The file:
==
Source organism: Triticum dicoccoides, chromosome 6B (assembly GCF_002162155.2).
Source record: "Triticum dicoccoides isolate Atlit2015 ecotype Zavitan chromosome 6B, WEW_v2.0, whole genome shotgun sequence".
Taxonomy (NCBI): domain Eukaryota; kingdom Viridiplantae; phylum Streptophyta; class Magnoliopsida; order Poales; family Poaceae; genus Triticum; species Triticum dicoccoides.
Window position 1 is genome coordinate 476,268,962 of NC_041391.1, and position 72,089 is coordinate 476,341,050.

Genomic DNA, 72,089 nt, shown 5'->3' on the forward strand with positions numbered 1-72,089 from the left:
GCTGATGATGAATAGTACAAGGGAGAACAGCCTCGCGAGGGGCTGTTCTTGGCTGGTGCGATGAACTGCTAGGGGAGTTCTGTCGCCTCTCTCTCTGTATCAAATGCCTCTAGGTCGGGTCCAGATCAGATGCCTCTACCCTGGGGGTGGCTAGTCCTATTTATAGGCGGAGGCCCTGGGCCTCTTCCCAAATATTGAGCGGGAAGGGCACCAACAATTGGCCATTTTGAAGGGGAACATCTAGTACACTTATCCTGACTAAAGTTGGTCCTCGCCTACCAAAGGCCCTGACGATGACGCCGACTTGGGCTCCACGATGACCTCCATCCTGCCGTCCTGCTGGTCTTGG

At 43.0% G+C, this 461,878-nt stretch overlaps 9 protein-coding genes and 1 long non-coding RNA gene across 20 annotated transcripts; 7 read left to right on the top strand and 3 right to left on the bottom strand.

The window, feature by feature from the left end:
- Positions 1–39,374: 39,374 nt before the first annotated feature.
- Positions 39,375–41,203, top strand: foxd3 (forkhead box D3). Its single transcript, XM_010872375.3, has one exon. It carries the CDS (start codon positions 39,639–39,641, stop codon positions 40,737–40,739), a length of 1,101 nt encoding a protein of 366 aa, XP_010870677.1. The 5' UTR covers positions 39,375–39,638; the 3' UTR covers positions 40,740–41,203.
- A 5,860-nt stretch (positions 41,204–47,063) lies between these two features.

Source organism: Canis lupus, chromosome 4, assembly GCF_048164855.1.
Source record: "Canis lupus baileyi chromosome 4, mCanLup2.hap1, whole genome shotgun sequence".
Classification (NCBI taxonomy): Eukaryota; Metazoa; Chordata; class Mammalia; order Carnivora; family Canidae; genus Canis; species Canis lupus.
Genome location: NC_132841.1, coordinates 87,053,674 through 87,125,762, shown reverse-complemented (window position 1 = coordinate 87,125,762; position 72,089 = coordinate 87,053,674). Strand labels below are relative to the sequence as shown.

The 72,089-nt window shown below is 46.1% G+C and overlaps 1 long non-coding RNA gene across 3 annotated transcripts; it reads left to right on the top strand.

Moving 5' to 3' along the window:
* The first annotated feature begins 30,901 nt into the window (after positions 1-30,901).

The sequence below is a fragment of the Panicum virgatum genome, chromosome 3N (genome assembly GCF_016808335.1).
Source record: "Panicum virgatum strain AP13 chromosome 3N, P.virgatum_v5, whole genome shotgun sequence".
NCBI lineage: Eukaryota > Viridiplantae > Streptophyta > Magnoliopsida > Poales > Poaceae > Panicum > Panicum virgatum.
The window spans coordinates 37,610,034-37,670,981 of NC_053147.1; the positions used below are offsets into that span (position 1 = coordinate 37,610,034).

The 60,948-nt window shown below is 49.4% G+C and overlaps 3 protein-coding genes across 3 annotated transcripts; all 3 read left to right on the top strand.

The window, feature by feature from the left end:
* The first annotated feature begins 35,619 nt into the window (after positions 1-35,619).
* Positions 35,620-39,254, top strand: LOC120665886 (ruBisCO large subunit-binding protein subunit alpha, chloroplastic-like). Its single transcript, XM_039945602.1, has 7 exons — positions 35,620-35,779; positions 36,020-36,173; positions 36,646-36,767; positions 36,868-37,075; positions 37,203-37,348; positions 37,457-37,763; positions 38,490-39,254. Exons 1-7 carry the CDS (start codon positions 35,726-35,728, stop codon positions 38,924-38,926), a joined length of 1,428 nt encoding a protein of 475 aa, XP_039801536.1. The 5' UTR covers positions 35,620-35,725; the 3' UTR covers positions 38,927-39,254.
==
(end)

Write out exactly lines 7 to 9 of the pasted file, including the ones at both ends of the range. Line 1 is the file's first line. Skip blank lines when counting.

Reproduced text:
At 43.0% G+C, this 461,878-nt stretch overlaps 9 protein-coding genes and 1 long non-coding RNA gene across 20 annotated transcripts; 7 read left to right on the top strand and 3 right to left on the bottom strand.

The window, feature by feature from the left end:
- Positions 1–39,374: 39,374 nt before the first annotated feature.